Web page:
Brutalist Architecture or Brutalism

Definition

Brutalist Architecture or Brutalism is an architecture style that emerged in the 1950s until the early 20th century. It was British architects Alison and Peter Smithson who coined the term “Brutalism” which was later on popularized by Reyner Banham, an architectural historian in 1954. It was derived from the term “Béton brut” which means “raw concrete”, and was commonly used for universities, shopping centers, government projects, car parks, and high-rise flats.

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Brutalism has both the purpose of ideology and aesthetics. Its concept promotes that structural components should be visible; whilst its “aesthetics” show the prominence of building materials, particularly concrete. 

This movement was criticized for its unwelcoming and inhuman characteristics and therefore started its decline in the 1970s. 

Brutalist architecture definition, elements, and examples

Elements of Brutalist Architecture

Characteristics of Brutalist buildings include their appearance that’s monolithic and massive, and with a lot of blocks. It has a rigidly geometric style and uses a lot of poured concrete. It has rough and unfinished surfaces, heavy-looking materials, with straight lines and unusual shapes, and small windows. It also has modularity where elements form masses of specific functional zones grouped forming a whole. 

Aside from the use of concrete, Brutalist structures also use steel, glass, bricks, and rough-hewn stones. These structures are expensive to maintain but difficult to destroy and therefore can’t easily be remodeled. They tend to stay the way the architect intends them to be.

Because of the materials used in these buildings, it creates a solid look and feel, fortress-like, imposing, and also visually heavy. It follows the modernist cry of “form follows function”, where architects pay less attention to decorative aspects of the design.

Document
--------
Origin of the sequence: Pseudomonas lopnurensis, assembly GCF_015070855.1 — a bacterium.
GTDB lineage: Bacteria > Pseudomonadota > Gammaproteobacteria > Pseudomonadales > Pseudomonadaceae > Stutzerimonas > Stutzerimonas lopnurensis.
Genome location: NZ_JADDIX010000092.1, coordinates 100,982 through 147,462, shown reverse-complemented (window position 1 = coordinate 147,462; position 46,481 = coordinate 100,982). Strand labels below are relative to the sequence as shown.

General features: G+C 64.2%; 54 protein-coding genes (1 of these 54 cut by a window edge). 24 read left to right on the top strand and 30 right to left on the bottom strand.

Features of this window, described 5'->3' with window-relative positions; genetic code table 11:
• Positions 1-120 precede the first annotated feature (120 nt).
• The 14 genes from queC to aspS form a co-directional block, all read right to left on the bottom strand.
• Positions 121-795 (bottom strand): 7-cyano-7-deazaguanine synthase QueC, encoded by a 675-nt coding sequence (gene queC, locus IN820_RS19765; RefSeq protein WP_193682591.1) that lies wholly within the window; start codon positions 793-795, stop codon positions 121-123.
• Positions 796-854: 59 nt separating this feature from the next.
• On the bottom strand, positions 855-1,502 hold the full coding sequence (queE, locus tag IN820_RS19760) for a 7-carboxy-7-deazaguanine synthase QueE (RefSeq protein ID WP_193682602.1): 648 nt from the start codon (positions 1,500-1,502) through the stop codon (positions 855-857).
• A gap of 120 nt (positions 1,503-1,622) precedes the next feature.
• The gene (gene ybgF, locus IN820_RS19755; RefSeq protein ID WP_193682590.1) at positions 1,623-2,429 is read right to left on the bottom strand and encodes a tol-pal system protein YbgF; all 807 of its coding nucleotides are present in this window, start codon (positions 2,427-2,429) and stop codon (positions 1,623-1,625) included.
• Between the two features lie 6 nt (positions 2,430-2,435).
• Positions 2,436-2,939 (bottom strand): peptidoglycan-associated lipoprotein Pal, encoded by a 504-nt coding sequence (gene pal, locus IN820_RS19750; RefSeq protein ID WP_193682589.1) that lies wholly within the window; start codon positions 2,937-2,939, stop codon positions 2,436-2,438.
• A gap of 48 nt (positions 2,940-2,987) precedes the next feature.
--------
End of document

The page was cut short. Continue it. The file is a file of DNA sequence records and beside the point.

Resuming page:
Brutalist architecture definition, elements, and examples

Iconic Brutalist Architecture

Some of the iconic architecture that uses the concept of Brutalism include:

Geisel Library

Giesel Library as an example of Brutalist Architecture or Brutalism
Editorial credit: Felix Lipov / Shutterstock.com

Built-in 1970 by William L. Pereira & Associates

Located in La Jolla, California

Boston City Hall

Boston City Hall as an example of Brutalist Architecture or Brutalism
Photo by Jorge Salcedo

Built-in 1969 by Architects Kallmann, McKinnell & Knowles

Located in Boston

Unité d’Habitation of Berlin

Unité d’Habitation of Berlin as an example of Brutalist Architecture or Brutalism
Photo by furkansoyturk

Built in 1958 by Le Corbusier

Housing concept used throughout Europe

SESC Pompéia

SESC Pompéia as an example of Brutalist Architecture or Brutalism
Editorial credit: Jo Galvao / Shutterstock.com

Built-in 1986 by Lina Bo Bardi

Located in São Paulo

Habitat 67

Habitat 67 as an example of Brutalist Architecture or Brutalism
Photo by Adwo

Built-in 1967 by Moshe Sadie

Located in Montreal

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